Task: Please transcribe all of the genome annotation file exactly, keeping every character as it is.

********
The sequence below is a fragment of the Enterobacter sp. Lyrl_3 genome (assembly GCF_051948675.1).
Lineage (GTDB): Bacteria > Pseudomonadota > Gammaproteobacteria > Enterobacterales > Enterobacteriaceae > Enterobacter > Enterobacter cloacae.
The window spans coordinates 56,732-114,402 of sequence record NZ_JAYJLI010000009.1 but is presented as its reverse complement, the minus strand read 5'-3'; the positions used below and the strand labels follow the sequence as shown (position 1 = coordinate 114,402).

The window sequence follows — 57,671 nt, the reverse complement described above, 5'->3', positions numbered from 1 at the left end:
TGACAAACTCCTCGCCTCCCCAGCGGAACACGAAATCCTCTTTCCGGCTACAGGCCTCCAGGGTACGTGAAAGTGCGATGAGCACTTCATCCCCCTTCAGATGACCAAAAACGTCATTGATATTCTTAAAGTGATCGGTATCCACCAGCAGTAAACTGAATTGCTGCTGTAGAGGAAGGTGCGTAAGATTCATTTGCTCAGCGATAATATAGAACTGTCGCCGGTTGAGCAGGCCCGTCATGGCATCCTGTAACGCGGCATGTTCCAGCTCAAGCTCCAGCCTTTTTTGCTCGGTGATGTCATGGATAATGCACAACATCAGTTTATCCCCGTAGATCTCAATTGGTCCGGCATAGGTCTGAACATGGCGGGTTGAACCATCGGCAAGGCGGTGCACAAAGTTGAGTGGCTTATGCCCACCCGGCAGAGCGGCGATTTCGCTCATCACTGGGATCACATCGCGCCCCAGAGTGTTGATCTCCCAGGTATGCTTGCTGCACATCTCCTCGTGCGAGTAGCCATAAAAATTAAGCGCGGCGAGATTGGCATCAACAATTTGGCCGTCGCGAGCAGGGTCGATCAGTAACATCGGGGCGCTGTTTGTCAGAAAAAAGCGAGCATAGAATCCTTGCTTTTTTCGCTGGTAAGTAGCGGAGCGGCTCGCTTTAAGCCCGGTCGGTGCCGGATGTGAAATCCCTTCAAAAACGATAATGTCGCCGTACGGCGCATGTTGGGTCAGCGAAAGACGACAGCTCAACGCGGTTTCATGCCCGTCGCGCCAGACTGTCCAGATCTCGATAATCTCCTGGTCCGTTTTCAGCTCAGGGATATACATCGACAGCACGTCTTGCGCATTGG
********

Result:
The sequence below is a fragment of the Enterobacter sp. Lyrl_3 genome (assembly GCF_051948675.1).
Lineage (GTDB): Bacteria > Pseudomonadota > Gammaproteobacteria > Enterobacterales > Enterobacteriaceae > Enterobacter > Enterobacter cloacae.
The window spans coordinates 56,732-114,402 of sequence record NZ_JAYJLI010000009.1 but is presented as its reverse complement, the minus strand read 5'-3'; the positions used below and the strand labels follow the sequence as shown (position 1 = coordinate 114,402).

The window sequence follows — 57,671 nt, the reverse complement described above, 5'->3', positions numbered from 1 at the left end:
TGACAAACTCCTCGCCTCCCCAGCGGAACACGAAATCCTCTTTCCGGCTACAGGCCTCCAGGGTACGTGAAAGTGCGATGAGCACTTCATCCCCCTTCAGATGACCAAAAACGTCATTGATATTCTTAAAGTGATCGGTATCCACCAGCAGTAAACTGAATTGCTGCTGTAGAGGAAGGTGCGTAAGATTCATTTGCTCAGCGATAATATAGAACTGTCGCCGGTTGAGCAGGCCCGTCATGGCATCCTGTAACGCGGCATGTTCCAGCTCAAGCTCCAGCCTTTTTTGCTCGGTGATGTCATGGATAATGCACAACATCAGTTTATCCCCGTAGATCTCAATTGGTCCGGCATAGGTCTGAACATGGCGGGTTGAACCATCGGCAAGGCGGTGCACAAAGTTGAGTGGCTTATGCCCACCCGGCAGAGCGGCGATTTCGCTCATCACTGGGATCACATCGCGCCCCAGAGTGTTGATCTCCCAGGTATGCTTGCTGCACATCTCCTCGTGCGAGTAGCCATAAAAATTAAGCGCGGCGAGATTGGCATCAACAATTTGGCCGTCGCGAGCAGGGTCGATCAGTAACATCGGGGCGCTGTTTGTCAGAAAAAAGCGAGCATAGAATCCTTGCTTTTTTCGCTGGTAAGTAGCGGAGCGGCTCGCTTTAAGCCCGGTCGGTGCCGGATGTGAAATCCCTTCAAAAACGATAATGTCGCCGTACGGCGCATGTTGGGTCAGCGAAAGACGACAGCTCAACGCGGTTTCATGCCCGTCGCGCCAGACTGTCCAGATCTCGATAATCTCCTGGTCCGTTTTCAGCTCAGGGATATACATCGACAGCACGTCTTGCGCATTGG